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Karnataka: Deep malaise

EducationWorld November 12 | Education News EducationWorld

The tumultuous reign of Dr. N. Prabhu Dev as vice chancellor of Bangalore University (BU, estb.1964), which has 600 colleges in Karnataka with an aggregate enrolment of 700,000 students affiliated with it, ended four months prematurely on October 13 when he submitted his resignation to Karnataka governor and ex officio BU chancellor H.R. Bhardwaj. Prabhu Dev’s three years and eight months in office were notable for daily headlines in the press for his cat fights with BU registrar B.C. Mylarappa over reforms and new initiatives at the 48-year-old varsity whose academic reputation is at its nadir. Addressing media persons after tendering his resignation, Prabhu Dev said that there had been an “onslaught” against him and an “atmosphere of hatred” had enveloped the university.

Hitting out against his bête noire Mylarappa (who has a case pending against him for abusing a police officer), Prabhu Dev accuses the registrar of continuously stalling all reform initiatives at the university. “The Bangalore School of Economics was sabotaged; the School of Communication was not allowed to take off, and undergraduate exams have been postponed by three weeks…,” he says.

The “atmosphere of hatred” and “onslaught” are references to the string of controversies which have been plaguing this once highly-reputed university during the past year since Mylarappa, an academic of provincial antecedents, was appointed registrar. In December last year, 150 students led by the ABVP (Akhil Bharatiya Vidyarthi Parishad) — the ruling BJP government’s students wing — laid siege to the university’s Central College campus protesting discrepancies in marks cards. This agitation was followed by a spate of demonstrations and rallies staged by postgraduate students and non-teaching staff on BU’s sprawling 1,100-acre Jnana Bharathi campus. At the time, Prabhu Dev had accused Mylarappa of orchestrating the protests in connivance with some university syndicate members, a daily slugfest between the registrar and vice chancellor gleefully reported in the media.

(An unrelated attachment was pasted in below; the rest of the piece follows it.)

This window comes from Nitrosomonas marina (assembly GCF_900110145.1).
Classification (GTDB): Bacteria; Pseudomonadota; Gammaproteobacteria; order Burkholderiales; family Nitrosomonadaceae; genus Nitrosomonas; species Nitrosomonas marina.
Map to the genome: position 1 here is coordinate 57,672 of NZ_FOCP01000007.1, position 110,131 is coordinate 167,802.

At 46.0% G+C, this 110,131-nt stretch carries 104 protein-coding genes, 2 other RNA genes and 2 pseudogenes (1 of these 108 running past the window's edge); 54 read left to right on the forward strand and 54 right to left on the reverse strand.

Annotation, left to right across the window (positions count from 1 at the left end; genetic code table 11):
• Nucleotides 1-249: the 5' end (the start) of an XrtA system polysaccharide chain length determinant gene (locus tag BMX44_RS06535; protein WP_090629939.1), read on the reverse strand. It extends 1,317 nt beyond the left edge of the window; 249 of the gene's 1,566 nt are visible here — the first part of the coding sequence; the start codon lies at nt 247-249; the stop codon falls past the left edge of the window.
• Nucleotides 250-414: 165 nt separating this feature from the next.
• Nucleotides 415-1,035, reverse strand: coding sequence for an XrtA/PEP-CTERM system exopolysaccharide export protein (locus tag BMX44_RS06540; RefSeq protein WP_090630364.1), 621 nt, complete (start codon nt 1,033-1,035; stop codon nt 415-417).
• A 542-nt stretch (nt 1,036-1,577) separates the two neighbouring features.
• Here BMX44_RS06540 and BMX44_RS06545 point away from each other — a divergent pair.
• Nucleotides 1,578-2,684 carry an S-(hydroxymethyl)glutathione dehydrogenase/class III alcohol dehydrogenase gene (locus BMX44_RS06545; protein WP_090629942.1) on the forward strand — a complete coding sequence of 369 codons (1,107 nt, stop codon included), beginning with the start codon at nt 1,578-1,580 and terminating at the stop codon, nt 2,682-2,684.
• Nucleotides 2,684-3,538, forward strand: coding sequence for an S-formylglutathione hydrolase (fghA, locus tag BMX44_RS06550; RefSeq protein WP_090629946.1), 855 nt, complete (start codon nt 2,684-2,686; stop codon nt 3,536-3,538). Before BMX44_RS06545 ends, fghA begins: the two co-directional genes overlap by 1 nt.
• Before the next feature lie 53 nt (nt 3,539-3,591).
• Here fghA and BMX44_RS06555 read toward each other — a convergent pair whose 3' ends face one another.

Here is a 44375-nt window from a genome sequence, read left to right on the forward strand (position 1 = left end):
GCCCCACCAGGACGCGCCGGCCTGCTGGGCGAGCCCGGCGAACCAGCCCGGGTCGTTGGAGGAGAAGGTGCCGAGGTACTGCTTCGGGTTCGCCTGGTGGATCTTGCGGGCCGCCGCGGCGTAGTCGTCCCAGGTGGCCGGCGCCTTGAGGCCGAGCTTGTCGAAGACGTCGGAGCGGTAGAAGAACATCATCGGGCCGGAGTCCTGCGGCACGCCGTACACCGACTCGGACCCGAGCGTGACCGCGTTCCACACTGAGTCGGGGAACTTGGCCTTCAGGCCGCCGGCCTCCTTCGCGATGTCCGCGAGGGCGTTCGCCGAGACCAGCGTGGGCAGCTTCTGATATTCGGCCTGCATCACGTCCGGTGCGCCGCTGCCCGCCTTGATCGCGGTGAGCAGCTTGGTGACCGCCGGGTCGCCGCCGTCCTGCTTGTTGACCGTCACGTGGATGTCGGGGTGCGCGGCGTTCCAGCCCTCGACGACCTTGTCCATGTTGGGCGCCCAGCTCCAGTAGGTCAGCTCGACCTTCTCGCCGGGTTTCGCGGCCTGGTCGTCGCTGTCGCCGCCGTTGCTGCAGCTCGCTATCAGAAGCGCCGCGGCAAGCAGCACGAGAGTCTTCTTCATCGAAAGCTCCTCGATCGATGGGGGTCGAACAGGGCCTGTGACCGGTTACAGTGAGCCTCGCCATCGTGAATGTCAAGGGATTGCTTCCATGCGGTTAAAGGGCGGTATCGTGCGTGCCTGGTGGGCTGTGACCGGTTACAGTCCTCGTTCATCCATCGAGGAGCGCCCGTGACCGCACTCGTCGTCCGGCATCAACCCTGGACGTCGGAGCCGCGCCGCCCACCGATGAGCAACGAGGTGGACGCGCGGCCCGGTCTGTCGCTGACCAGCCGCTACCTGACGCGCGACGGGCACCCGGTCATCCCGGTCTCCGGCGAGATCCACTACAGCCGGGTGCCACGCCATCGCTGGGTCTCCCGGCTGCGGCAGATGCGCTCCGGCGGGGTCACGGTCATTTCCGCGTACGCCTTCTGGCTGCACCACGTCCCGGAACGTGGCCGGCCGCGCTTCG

With the top bu management preoccupied with petty politicking and courting controversies, infrastructure facilities and academic standards at the university (annual budget: Rs.260 crore) have gone from bad to worse. A surprise inspection visit to the university’s Jnana Bharathi campus on August 9 by the state’s higher education minister C.T. Ravi, law minister S. Suresh Kumar and higher education secretary Siddaiah, unearthed shocking conditions — over-crowded hostels with more than four students in tiny rooms; choked toilets, and kitchen and dining facilities overrun by rats and roaches. “Let alone hygiene, even basic facilities provided here are disappointing. We will take this up with the chief minister and governor,” says higher education minister Ravi.

Academically, the situation is no better. Faculty shortages, caste-based faculty appointments, outdated curriculums and poor learning outcomes have plunged the university’s reputation into the pits. These problems are compounded by constant political interference in the appointment of members to the university’s syndicate — BU’s highest decision-making authority.

“Persistent political interference has ruined Bangalore University. Corruption is rampant and caste and political controversies abound. Prabhu Dev was enthusiastic and had some good ideas about reforming the university but didn’t find any support in the syndicate. The first reform initiative required is autonomy of the BU syndicate whose members should be renowned educationists — as provided by the Karnataka State Universities Act, 2000 — rather than political appointees. Secondly, faculty appointments must be made transparently on merit; the number of academic departments needs to be reduced and democratic processes of governance and accountability established. The problems of the university are manifold and run deep. Time is running out,” says Prof. A.S. Seetharamu, education advisor to the Karnataka government.

Meanwhile, the state government has appointed N. Rangaswamy, interim vice chancellor who has promised his stint “will be free of controversies” and he will ensure “decisions on important issues are speedily taken”. But as with his predecessor, good intentions are unlikely to be translated into reality given the deep rot that has permeated the foundations of this once reputed university.

Summiya Yasmeen (Bangalore)

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